Resignation or Constructive Dismissal? Anton Pillar Overturned

By: Joel Fairbrother

Published: 21 September 2021

Two men discussing the constructive dismissal of an employee.

This summary and analysis involves a complex issue in employment law and civil litigation generally.  I have made this summary as accessible to non-lawyers as I can without diluting its value to the lawyers who read these analyses.

Secure Resources Inc. v Wilson, 2021 ABQB 744 is a new Alberta case in which the Honorable Justice M.J. Lema overturned an Anton Pillar order and interim injunction because the employer had not made full disclosure of all the material facts in court.  The employer had essentially advocated its position that the employee resigned, without disclosing facts which could have led to the conclusion that he was actually constructively dismissed.

A few things I should point out to non-lawyers before jumping in to the case summary and analysis:

  • An “Anton Pillar order” is an extraordinary civil search and seizure remedy. It allows a surprise search of property without notice to the other side, usually in cases where there is strong evidence that the other side will destroy property or evidence if they were to receive notice;
  • An “injunction” is a court order that forbids someone from doing something. In this case, forbidding an employee from continuing to violate a non-competition clause;
  • An often-fought battle in employment law cases centers around the question of whether someone “resigned” or was “constructively dismissed”. The usual reason for the battle is, if it is a true resignation, then the employee is not normally entitled to reasonable notice severance, whereas if the employee had no reasonable choice but to resign, then it could be said to be a constructive dismissal and the employee might be entitled to severance;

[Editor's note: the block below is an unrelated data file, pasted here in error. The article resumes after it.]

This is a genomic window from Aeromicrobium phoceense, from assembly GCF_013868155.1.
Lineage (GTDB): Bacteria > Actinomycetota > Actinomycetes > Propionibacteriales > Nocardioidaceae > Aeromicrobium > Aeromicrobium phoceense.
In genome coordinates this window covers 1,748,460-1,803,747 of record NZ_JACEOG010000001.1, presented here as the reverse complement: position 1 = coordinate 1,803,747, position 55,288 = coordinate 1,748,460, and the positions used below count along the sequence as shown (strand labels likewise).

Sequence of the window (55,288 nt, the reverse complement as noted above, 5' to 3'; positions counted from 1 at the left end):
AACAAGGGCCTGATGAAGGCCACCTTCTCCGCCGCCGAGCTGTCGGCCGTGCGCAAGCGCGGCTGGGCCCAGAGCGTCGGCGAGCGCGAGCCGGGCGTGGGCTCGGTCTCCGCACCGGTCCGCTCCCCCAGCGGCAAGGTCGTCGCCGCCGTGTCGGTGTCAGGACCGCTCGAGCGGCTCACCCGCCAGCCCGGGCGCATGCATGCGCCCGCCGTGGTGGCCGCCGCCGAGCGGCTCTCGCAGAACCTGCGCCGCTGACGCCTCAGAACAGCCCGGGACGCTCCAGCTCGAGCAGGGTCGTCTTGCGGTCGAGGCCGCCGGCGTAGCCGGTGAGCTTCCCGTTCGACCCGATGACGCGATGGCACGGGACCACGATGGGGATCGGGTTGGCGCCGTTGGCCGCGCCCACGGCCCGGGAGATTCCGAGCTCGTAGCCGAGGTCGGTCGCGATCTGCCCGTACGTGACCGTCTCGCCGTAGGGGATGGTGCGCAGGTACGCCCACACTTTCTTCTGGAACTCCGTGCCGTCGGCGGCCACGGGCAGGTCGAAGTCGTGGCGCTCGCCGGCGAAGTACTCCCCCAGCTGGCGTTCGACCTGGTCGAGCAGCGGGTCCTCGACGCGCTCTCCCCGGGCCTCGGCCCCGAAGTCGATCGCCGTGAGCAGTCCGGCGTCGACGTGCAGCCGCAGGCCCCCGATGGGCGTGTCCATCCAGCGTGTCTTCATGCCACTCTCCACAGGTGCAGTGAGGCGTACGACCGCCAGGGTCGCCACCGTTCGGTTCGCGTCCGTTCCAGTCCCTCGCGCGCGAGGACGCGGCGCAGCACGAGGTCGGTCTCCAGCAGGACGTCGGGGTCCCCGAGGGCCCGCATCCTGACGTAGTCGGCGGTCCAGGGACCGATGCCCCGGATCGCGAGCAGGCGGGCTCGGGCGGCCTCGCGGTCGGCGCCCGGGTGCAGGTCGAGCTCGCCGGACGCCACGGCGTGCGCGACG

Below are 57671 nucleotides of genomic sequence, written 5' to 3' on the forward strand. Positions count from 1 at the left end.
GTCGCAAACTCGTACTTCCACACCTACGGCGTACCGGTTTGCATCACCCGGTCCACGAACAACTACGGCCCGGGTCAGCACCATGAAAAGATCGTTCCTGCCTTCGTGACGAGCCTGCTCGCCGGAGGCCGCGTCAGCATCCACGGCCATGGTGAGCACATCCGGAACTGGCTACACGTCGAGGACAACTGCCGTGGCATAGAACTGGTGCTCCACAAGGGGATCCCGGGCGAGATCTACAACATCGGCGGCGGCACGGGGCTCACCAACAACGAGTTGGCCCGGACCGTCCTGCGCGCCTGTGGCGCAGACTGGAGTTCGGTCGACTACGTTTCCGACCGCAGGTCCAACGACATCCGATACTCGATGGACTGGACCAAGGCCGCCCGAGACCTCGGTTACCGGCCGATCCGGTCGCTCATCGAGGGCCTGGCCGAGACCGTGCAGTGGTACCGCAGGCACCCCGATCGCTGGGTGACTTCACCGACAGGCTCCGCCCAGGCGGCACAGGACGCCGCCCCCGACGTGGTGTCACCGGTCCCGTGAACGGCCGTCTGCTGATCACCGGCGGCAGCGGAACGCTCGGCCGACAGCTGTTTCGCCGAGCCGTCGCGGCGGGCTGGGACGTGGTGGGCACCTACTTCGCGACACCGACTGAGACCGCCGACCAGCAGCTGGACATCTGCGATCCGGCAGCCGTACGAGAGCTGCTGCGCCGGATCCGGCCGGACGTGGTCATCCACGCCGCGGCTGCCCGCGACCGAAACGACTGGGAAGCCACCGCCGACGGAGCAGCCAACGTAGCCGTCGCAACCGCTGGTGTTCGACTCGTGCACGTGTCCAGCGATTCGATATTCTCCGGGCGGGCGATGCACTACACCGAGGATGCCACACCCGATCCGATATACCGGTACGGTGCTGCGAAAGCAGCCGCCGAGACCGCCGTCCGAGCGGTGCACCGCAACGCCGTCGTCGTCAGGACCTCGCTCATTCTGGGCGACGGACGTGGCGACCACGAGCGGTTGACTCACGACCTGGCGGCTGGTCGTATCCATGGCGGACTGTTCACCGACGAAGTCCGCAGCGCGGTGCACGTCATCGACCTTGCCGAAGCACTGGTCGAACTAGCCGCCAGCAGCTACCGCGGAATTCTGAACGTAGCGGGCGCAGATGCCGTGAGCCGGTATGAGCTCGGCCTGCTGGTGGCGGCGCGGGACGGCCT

• A less common reason for this battle over resignation versus constructive dismissal is, in a true resignation, a non-solicitation or non-competition agreement signed by the employee when they were employed is much more likely to be enforceable against the employee after they leave than it is in the case of a constructive dismissal;
  • A “comeback application” is when the parties return to court to consider a matter further. In this case, it was a comeback application to consider whether the Anton Pillar order and interim junction ought to have been granted in the first place.


In the prior decision that was the subject of the comeback application, this employer had been granted an Anton Pillar order and an interim injunction against a former employee on the basis of this evidence:

  • This employee had been subject to an employment agreement with restrictive covenants in it, including a non-competition clause;
  • As a result of increasing performance concerns, the employer issued a warning letter to the employee on May 27, 2021. After receiving the letter, the employee was “furious”;
  • On June 2, 2021, the employer became aware that the employee may have been contacting customers and instructed its lawyer to issue a cease and desist lawyer to the employee;
  • The employee’s response was that he disagreed with the allegations of breaches and alleged without detail and that the employer failed to pay him wages without warning, which was a constructive dismissal;
  • The employee had claimed there were wages owing to him that amount to constructive termination, but he had not specified what specifically he is referring to, although the employer thought it may be the temporary thirty (30%) rollback on salaries it has instituted;